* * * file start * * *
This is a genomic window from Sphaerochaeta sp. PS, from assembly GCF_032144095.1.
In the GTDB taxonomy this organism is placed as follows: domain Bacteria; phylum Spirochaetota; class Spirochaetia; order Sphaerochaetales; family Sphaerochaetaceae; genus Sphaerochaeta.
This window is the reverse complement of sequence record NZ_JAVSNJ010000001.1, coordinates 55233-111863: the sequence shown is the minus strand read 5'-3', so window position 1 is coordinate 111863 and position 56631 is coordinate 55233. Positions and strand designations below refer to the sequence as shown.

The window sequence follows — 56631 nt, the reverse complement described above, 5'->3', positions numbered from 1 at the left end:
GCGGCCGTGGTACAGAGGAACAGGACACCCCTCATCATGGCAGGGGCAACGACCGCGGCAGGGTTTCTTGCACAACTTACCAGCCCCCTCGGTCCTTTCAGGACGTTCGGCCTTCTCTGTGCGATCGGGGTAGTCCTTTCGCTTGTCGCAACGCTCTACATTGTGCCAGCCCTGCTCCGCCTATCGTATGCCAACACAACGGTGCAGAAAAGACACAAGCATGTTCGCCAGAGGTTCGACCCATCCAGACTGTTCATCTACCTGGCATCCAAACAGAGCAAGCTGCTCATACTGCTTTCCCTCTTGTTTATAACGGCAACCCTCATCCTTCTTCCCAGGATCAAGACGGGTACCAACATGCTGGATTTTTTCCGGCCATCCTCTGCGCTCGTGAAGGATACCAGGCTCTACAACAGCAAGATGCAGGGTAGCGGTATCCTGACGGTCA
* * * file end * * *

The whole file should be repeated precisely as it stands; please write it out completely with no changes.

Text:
This is a genomic window from Sphaerochaeta sp. PS, from assembly GCF_032144095.1.
In the GTDB taxonomy this organism is placed as follows: domain Bacteria; phylum Spirochaetota; class Spirochaetia; order Sphaerochaetales; family Sphaerochaetaceae; genus Sphaerochaeta.
This window is the reverse complement of sequence record NZ_JAVSNJ010000001.1, coordinates 55233-111863: the sequence shown is the minus strand read 5'-3', so window position 1 is coordinate 111863 and position 56631 is coordinate 55233. Positions and strand designations below refer to the sequence as shown.

The window sequence follows — 56631 nt, the reverse complement described above, 5'->3', positions numbered from 1 at the left end:
GCGGCCGTGGTACAGAGGAACAGGACACCCCTCATCATGGCAGGGGCAACGACCGCGGCAGGGTTTCTTGCACAACTTACCAGCCCCCTCGGTCCTTTCAGGACGTTCGGCCTTCTCTGTGCGATCGGGGTAGTCCTTTCGCTTGTCGCAACGCTCTACATTGTGCCAGCCCTGCTCCGCCTATCGTATGCCAACACAACGGTGCAGAAAAGACACAAGCATGTTCGCCAGAGGTTCGACCCATCCAGACTGTTCATCTACCTGGCATCCAAACAGAGCAAGCTGCTCATACTGCTTTCCCTCTTGTTTATAACGGCAACCCTCATCCTTCTTCCCAGGATCAAGACGGGTACCAACATGCTGGATTTTTTCCGGCCATCCTCTGCGCTCGTGAAGGATACCAGGCTCTACAACAGCAAGATGCAGGGTAGCGGTATCCTGACGGTCA